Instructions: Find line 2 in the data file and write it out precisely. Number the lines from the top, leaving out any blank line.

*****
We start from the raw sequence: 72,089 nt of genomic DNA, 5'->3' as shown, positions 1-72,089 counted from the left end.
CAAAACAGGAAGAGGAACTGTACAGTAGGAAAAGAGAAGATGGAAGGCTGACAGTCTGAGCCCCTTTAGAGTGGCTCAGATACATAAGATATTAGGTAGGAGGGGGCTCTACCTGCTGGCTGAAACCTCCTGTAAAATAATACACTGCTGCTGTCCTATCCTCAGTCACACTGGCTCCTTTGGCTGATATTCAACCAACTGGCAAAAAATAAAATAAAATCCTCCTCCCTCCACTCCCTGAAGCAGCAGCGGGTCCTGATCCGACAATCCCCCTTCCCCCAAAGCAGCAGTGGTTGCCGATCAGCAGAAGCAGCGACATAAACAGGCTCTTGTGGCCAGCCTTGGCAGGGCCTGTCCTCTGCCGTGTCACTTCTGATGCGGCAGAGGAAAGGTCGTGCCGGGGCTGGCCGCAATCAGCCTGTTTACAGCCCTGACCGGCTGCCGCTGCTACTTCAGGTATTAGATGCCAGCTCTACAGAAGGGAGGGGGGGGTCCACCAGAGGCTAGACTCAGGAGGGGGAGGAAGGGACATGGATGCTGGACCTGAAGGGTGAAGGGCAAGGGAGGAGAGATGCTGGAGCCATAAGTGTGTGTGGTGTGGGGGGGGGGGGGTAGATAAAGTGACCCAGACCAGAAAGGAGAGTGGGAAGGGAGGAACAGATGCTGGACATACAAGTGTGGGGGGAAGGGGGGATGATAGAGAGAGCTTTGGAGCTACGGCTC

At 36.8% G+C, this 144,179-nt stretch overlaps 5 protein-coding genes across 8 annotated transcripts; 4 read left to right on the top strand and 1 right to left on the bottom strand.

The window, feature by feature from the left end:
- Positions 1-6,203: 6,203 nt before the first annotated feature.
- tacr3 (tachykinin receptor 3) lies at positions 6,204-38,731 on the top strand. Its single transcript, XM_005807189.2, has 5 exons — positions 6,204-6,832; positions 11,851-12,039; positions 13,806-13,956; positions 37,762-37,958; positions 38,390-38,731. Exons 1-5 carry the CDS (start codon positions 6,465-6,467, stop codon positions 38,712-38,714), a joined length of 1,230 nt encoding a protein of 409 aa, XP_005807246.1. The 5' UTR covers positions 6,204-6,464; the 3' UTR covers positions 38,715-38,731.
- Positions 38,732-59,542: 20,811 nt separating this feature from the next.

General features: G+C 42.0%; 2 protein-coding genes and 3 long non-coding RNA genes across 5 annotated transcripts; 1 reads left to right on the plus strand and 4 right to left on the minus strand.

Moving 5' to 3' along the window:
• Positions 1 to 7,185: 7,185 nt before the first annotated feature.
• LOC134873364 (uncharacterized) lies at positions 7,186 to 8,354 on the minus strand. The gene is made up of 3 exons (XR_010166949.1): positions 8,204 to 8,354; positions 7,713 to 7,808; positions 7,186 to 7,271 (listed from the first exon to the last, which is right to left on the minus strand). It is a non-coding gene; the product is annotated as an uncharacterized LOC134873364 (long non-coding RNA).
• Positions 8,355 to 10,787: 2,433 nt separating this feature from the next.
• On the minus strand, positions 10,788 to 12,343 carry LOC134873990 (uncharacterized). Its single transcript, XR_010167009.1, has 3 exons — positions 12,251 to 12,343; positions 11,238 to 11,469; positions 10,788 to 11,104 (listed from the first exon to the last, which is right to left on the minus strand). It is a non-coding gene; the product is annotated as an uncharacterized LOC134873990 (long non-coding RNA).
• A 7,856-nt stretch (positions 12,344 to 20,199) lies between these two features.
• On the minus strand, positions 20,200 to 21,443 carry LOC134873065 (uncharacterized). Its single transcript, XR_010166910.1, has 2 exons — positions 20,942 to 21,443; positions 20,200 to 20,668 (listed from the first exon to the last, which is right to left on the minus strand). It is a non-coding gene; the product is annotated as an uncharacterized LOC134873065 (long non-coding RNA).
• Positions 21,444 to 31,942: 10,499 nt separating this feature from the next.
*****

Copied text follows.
CAAAACAGGAAGAGGAACTGTACAGTAGGAAAAGAGAAGATGGAAGGCTGACAGTCTGAGCCCCTTTAGAGTGGCTCAGATACATAAGATATTAGGTAGGAGGGGGCTCTACCTGCTGGCTGAAACCTCCTGTAAAATAATACACTGCTGCTGTCCTATCCTCAGTCACACTGGCTCCTTTGGCTGATATTCAACCAACTGGCAAAAAATAAAATAAAATCCTCCTCCCTCCACTCCCTGAAGCAGCAGCGGGTCCTGATCCGACAATCCCCCTTCCCCCAAAGCAGCAGTGGTTGCCGATCAGCAGAAGCAGCGACATAAACAGGCTCTTGTGGCCAGCCTTGGCAGGGCCTGTCCTCTGCCGTGTCACTTCTGATGCGGCAGAGGAAAGGTCGTGCCGGGGCTGGCCGCAATCAGCCTGTTTACAGCCCTGACCGGCTGCCGCTGCTACTTCAGGTATTAGATGCCAGCTCTACAGAAGGGAGGGGGGGGTCCACCAGAGGCTAGACTCAGGAGGGGGAGGAAGGGACATGGATGCTGGACCTGAAGGGTGAAGGGCAAGGGAGGAGAGATGCTGGAGCCATAAGTGTGTGTGGTGTGGGGGGGGGGGGGTAGATAAAGTGACCCAGACCAGAAAGGAGAGTGGGAAGGGAGGAACAGATGCTGGACATACAAGTGTGGGGGGAAGGGGGGATGATAGAGAGAGCTTTGGAGCTACGGCTC